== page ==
Medicine and the Law – Part 1: Contract and Consent
I’ve decided to go ahead and post a series on Medicine and the Law. One of the things I hear about so often from both sides of the patient-physician relationship is the fear and threat of legal action. Typically physicians are paranoid of being sued. They practice defensive medicine and go out of their way to write copious notes, dictate exhaustive patient summaries and operative reports. For the practicing physician, all the documentation, paperwork, and reporting is simply exhausting. Sometimes all of the documentation takes up way more time and energy than the actual exam or procedure. It is a sad state of affairs when 90% of the time allocated to a patient is dedicated to documentation rather than with actual time with the patient.
Despite physician’s fear of litigation as well as the threat of litigation from patients, the language used by both parties often reveals that most doctors and most patients really have no idea what type of actions could hold up in court and what types of actions could actually be a valid claim.
I previously mentioned “Sentinel Events“. Those are mostly no-brainer types of events such as operating on the wrong extremity or treating the wrong patient. Aside from those sentinel events, there are generally two key elements required for a physician-patient relationship to be initiated:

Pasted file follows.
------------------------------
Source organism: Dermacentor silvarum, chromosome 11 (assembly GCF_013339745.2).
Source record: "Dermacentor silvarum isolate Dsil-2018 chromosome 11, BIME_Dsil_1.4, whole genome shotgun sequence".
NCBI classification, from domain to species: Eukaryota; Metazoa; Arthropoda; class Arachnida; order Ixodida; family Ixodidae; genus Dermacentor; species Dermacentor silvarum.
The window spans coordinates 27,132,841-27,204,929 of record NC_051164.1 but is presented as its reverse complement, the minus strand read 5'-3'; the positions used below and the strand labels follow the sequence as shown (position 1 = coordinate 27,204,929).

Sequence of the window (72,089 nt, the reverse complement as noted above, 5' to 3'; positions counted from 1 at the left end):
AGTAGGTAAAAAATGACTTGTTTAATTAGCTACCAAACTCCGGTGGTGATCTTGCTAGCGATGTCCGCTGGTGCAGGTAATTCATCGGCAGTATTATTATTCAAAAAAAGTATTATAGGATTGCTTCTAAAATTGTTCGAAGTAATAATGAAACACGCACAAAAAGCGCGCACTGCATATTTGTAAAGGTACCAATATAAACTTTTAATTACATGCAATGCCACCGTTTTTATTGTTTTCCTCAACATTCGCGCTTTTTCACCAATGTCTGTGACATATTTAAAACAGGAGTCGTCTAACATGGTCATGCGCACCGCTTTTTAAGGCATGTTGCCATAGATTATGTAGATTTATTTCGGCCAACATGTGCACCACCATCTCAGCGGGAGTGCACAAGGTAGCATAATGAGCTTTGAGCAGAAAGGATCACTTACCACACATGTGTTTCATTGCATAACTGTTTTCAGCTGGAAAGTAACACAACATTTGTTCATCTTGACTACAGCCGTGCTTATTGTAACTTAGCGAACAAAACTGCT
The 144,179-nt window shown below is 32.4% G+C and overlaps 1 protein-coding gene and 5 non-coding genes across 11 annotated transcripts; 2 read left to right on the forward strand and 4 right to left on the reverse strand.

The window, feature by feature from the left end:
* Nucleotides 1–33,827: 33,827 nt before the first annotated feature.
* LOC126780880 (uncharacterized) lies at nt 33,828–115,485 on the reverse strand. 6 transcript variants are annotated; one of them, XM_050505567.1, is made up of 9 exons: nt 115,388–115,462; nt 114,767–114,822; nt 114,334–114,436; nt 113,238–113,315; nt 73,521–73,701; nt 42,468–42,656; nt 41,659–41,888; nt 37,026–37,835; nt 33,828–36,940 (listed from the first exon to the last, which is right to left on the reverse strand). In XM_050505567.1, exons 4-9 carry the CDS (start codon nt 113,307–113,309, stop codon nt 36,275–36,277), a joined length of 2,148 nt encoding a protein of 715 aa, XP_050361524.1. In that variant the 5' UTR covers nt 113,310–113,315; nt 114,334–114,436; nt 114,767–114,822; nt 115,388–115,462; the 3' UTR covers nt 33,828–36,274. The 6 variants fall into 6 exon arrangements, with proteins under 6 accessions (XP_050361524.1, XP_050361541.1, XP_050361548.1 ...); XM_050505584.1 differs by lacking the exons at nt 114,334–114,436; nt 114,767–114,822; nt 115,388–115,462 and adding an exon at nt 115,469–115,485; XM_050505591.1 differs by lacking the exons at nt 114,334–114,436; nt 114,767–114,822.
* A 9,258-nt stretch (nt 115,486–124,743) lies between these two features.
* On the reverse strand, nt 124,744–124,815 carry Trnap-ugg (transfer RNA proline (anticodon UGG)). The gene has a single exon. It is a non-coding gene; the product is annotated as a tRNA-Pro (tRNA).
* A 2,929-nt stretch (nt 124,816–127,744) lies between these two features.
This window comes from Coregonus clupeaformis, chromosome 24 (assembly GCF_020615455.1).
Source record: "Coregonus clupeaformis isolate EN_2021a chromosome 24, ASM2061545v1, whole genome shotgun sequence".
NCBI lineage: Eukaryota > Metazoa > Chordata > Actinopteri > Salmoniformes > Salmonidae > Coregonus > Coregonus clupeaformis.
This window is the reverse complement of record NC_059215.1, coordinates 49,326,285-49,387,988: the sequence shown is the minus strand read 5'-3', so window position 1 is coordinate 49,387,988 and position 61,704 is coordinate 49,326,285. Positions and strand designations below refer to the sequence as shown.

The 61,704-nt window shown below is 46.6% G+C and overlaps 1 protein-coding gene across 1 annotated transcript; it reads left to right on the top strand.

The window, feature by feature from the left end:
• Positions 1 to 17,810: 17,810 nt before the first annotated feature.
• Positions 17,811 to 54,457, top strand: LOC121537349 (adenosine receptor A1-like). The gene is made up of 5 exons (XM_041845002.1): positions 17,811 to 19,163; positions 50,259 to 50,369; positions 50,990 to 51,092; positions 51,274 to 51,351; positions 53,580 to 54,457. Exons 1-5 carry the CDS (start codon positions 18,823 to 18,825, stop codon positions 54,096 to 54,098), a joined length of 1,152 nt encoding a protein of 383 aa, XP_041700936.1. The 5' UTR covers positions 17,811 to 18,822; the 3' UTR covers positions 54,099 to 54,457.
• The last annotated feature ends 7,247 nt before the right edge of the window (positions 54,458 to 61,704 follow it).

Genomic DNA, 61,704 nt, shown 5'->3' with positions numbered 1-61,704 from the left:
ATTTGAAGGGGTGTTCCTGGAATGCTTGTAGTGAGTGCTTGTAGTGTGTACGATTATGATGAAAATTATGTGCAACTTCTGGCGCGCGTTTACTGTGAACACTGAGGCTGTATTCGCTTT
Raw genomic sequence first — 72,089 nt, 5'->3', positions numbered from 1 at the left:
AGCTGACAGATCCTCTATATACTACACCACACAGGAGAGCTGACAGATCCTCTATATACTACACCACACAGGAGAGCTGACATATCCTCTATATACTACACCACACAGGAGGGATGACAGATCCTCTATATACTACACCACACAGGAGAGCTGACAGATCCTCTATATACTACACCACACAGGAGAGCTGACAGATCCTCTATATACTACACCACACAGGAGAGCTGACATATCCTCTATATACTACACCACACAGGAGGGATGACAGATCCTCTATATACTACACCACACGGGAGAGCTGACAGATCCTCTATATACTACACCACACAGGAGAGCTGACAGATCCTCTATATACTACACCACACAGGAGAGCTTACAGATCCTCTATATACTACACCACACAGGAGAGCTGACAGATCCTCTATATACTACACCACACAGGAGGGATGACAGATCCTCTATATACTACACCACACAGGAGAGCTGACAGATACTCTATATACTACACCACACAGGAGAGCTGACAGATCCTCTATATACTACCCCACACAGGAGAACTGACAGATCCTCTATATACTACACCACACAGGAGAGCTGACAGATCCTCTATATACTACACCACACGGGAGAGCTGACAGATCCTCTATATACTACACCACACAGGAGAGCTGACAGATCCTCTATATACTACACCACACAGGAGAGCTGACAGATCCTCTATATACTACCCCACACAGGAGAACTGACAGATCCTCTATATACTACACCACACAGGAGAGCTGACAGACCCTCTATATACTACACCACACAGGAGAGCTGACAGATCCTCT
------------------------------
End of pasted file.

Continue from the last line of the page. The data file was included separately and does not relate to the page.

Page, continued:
1. Contract — There must be a written or non-written contract between the physician and patient. This may be initiated when a patient seeks care and the physician agrees to take care of the patient.
2. Consent — The physician and patient must agree to the physician-patient relationship and each has the right to refuse to enter into it.
If those two elements are not met, then the physician has little to fear and the patient likely does not have a valid claim.
If those elements are met, then a physician-patient relationship is established. What this means is that the physician has Duty and Responsibility to the patient. In other fields of law, this is referred to as Fiduciary Responsibility. Essentially, this means that one person acts in a position of trust or confidence for the benefit of another.
It is usually obvious when a physician-patient relationship exists or is established. Typically, patients see physicians in their offices to establish that relationship. But there are circumstances that question whether both a contract or consent have been fulfilled. One example is when a physician contracts to provide services to a hospital to provide services to patients in the Emergency Room. If the physician declines to treat or admit a patient, he/she probably does not realize that a physician-patient relationship may already be established by the fact that he contracted with the hospital and that the patient came to that hospital’s Emergency Room.
Another example may be when a physician “unofficially” consults another physician for his treatment recommendation for a patient that the consulting physician has never seen or treated before. By providing advice, it may be viewed as that physician entering into the physician-patient relationship.
As you can imagine, all of these laws vary interpretation and enforcement from state to state. In future posts I will bring up some case examples.
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